Thanksgiving traditions old and new

Baking mini pumpkin pies to deliver to those we are thankful for

Like so many others this will be the first Thanksgiving I’ve ever celebrated without my family. For most of my childhood I traveled with my parents and siblings from Chicago to Tucson, Arizona to be with my dad’s extended family for the holiday. My Great Aunt Liz, our family’s matriarch, held court from her kitchen for several days while up to fifty members of our family streamed in and out of the ranch style house. In the days leading up to the holiday, we noshed on a very non-kosher honey baked ham, prepped the turkey, put finishing touches on desserts and most importantly gossiped about whichever family member hadn’t made it that year, or at least wasn’t in the room in that moment. 

We exclusively used the back door of the house which led to Aunt Liz’s artist studio because that’s where the pies would sit cooling, the smell irresistible. My Aunt would start baking weeks in advance of the holiday and the extra freezers in the studio were stuffed full of family favorite desserts like lemon bars and her famous chocolate turtle cookies, a shortbread layered with caramel, nuts and chocolate (also known as Grandma Syl Cookies). Walking through the studio also meant sneaking the cookies which are even better frozen, hopping no one would notice.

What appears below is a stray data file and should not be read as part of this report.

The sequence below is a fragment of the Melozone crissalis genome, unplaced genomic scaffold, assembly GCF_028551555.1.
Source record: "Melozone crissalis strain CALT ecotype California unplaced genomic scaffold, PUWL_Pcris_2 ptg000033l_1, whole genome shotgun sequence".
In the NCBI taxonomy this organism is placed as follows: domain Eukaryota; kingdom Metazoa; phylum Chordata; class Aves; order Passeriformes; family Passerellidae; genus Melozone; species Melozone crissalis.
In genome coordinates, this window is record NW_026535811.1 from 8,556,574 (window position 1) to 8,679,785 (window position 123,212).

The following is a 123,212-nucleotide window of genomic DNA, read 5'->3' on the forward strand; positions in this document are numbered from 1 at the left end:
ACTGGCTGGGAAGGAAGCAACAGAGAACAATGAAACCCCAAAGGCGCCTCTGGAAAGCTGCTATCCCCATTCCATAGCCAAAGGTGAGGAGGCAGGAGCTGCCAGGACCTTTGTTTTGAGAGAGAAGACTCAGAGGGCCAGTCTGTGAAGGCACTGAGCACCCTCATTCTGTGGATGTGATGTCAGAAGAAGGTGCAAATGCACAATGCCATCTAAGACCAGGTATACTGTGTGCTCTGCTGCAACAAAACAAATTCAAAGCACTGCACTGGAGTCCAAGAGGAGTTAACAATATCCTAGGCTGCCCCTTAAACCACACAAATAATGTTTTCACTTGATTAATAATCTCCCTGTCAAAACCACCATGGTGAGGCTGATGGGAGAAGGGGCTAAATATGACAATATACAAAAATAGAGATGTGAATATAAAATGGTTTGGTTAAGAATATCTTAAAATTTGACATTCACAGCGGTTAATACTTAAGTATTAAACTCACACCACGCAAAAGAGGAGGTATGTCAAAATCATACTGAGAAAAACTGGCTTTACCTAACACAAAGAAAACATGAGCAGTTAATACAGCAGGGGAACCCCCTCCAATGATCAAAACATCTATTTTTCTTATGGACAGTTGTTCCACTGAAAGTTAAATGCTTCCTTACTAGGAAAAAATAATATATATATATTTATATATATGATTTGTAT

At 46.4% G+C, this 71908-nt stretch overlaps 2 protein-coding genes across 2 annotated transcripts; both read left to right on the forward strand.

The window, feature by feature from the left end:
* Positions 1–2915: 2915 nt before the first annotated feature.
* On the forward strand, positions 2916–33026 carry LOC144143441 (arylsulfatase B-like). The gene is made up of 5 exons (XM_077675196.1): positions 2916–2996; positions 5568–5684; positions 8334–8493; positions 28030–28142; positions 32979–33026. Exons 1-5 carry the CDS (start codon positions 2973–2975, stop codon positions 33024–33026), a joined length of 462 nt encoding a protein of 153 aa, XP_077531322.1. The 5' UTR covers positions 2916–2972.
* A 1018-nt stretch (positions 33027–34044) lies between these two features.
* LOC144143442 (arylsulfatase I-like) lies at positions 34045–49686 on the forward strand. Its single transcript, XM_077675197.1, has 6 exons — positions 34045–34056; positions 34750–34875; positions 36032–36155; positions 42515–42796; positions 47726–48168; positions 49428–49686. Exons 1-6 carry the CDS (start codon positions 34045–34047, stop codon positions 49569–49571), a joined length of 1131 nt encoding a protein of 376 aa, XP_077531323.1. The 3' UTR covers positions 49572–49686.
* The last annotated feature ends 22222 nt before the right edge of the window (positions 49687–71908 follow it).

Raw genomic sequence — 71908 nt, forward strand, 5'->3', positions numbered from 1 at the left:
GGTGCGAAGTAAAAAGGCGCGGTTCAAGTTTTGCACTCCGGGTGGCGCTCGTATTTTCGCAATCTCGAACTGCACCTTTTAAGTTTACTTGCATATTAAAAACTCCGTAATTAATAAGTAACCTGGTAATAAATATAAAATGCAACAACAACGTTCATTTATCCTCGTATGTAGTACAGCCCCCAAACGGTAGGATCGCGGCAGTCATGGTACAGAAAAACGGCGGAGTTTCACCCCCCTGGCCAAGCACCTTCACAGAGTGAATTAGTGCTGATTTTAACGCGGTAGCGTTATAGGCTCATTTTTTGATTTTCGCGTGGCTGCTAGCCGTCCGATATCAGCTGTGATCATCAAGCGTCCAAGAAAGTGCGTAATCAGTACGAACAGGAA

Aunt Liz lived to be over 100 years old and passed peacefully several years ago. With her passing we lost our anchor to that side of the family and demands from more immediate family members kept us home in Chicago for most Thanksgivings after that. My parents started hosting at our house in the suburbs and while it was a smaller affair, we never missed a holiday together. The year I studied abroad, my family met me in Geneva, Switzerland and hosted my closest friends to a fondue dinner at our favorite local restaurant.